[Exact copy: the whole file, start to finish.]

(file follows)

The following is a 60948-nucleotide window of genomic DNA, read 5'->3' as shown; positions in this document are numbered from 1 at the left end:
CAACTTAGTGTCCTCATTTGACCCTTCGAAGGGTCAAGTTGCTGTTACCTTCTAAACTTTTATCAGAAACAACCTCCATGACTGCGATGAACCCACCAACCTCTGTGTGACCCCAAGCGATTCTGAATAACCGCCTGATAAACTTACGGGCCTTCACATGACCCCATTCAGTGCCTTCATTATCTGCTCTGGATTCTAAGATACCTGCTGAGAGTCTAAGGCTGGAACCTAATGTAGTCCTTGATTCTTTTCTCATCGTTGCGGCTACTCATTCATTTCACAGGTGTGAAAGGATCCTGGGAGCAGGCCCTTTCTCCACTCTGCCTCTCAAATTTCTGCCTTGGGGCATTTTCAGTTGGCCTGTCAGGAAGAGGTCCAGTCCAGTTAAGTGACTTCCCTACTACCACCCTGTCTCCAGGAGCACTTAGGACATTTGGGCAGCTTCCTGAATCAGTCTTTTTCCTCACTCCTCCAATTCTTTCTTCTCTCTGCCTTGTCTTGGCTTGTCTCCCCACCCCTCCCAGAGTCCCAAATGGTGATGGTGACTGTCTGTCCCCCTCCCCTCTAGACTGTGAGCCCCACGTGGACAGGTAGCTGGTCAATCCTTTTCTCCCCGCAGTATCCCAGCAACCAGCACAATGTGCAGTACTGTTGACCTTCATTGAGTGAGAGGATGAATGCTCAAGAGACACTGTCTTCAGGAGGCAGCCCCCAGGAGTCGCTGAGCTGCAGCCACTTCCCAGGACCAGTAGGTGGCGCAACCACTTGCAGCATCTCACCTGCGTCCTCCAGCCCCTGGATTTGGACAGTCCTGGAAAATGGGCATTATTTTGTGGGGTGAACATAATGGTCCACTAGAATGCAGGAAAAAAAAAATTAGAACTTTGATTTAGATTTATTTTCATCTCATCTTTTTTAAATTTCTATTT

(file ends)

The following is a 60948-nucleotide window of genomic DNA, read 5'->3' as shown; positions in this document are numbered from 1 at the left end:
CAACTTAGTGTCCTCATTTGACCCTTCGAAGGGTCAAGTTGCTGTTACCTTCTAAACTTTTATCAGAAACAACCTCCATGACTGCGATGAACCCACCAACCTCTGTGTGACCCCAAGCGATTCTGAATAACCGCCTGATAAACTTACGGGCCTTCACATGACCCCATTCAGTGCCTTCATTATCTGCTCTGGATTCTAAGATACCTGCTGAGAGTCTAAGGCTGGAACCTAATGTAGTCCTTGATTCTTTTCTCATCGTTGCGGCTACTCATTCATTTCACAGGTGTGAAAGGATCCTGGGAGCAGGCCCTTTCTCCACTCTGCCTCTCAAATTTCTGCCTTGGGGCATTTTCAGTTGGCCTGTCAGGAAGAGGTCCAGTCCAGTTAAGTGACTTCCCTACTACCACCCTGTCTCCAGGAGCACTTAGGACATTTGGGCAGCTTCCTGAATCAGTCTTTTTCCTCACTCCTCCAATTCTTTCTTCTCTCTGCCTTGTCTTGGCTTGTCTCCCCACCCCTCCCAGAGTCCCAAATGGTGATGGTGACTGTCTGTCCCCCTCCCCTCTAGACTGTGAGCCCCACGTGGACAGGTAGCTGGTCAATCCTTTTCTCCCCGCAGTATCCCAGCAACCAGCACAATGTGCAGTACTGTTGACCTTCATTGAGTGAGAGGATGAATGCTCAAGAGACACTGTCTTCAGGAGGCAGCCCCCAGGAGTCGCTGAGCTGCAGCCACTTCCCAGGACCAGTAGGTGGCGCAACCACTTGCAGCATCTCACCTGCGTCCTCCAGCCCCTGGATTTGGACAGTCCTGGAAAATGGGCATTATTTTGTGGGGTGAACATAATGGTCCACTAGAATGCAGGAAAAAAAAAATTAGAACTTTGATTTAGATTTATTTTCATCTCATCTTTTTTAAATTTCTATTT